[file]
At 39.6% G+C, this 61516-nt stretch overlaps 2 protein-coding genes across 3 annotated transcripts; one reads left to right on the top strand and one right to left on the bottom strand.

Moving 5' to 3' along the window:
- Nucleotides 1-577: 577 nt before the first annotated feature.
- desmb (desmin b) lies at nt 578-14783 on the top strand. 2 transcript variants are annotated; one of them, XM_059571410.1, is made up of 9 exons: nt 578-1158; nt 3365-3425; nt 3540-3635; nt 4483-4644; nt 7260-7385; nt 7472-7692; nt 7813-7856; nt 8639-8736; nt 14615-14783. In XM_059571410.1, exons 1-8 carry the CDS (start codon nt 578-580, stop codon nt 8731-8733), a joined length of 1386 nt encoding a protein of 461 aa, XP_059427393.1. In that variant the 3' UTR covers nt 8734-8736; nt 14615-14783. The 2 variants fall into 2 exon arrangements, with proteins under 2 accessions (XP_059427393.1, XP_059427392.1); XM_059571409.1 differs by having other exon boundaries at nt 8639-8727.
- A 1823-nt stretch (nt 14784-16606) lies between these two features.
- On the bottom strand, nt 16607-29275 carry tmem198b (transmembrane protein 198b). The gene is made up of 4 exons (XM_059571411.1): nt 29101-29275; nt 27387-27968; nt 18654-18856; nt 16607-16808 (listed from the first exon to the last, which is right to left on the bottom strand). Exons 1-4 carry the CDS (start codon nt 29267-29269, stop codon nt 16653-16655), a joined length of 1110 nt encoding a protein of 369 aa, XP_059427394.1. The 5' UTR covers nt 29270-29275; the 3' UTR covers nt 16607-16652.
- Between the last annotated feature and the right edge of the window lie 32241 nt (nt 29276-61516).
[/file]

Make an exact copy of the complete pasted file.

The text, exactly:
At 39.6% G+C, this 61516-nt stretch overlaps 2 protein-coding genes across 3 annotated transcripts; one reads left to right on the top strand and one right to left on the bottom strand.

Moving 5' to 3' along the window:
- Nucleotides 1-577: 577 nt before the first annotated feature.
- desmb (desmin b) lies at nt 578-14783 on the top strand. 2 transcript variants are annotated; one of them, XM_059571410.1, is made up of 9 exons: nt 578-1158; nt 3365-3425; nt 3540-3635; nt 4483-4644; nt 7260-7385; nt 7472-7692; nt 7813-7856; nt 8639-8736; nt 14615-14783. In XM_059571410.1, exons 1-8 carry the CDS (start codon nt 578-580, stop codon nt 8731-8733), a joined length of 1386 nt encoding a protein of 461 aa, XP_059427393.1. In that variant the 3' UTR covers nt 8734-8736; nt 14615-14783. The 2 variants fall into 2 exon arrangements, with proteins under 2 accessions (XP_059427393.1, XP_059427392.1); XM_059571409.1 differs by having other exon boundaries at nt 8639-8727.
- A 1823-nt stretch (nt 14784-16606) lies between these two features.
- On the bottom strand, nt 16607-29275 carry tmem198b (transmembrane protein 198b). The gene is made up of 4 exons (XM_059571411.1): nt 29101-29275; nt 27387-27968; nt 18654-18856; nt 16607-16808 (listed from the first exon to the last, which is right to left on the bottom strand). Exons 1-4 carry the CDS (start codon nt 29267-29269, stop codon nt 16653-16655), a joined length of 1110 nt encoding a protein of 369 aa, XP_059427394.1. The 5' UTR covers nt 29270-29275; the 3' UTR covers nt 16607-16652.
- Between the last annotated feature and the right edge of the window lie 32241 nt (nt 29276-61516).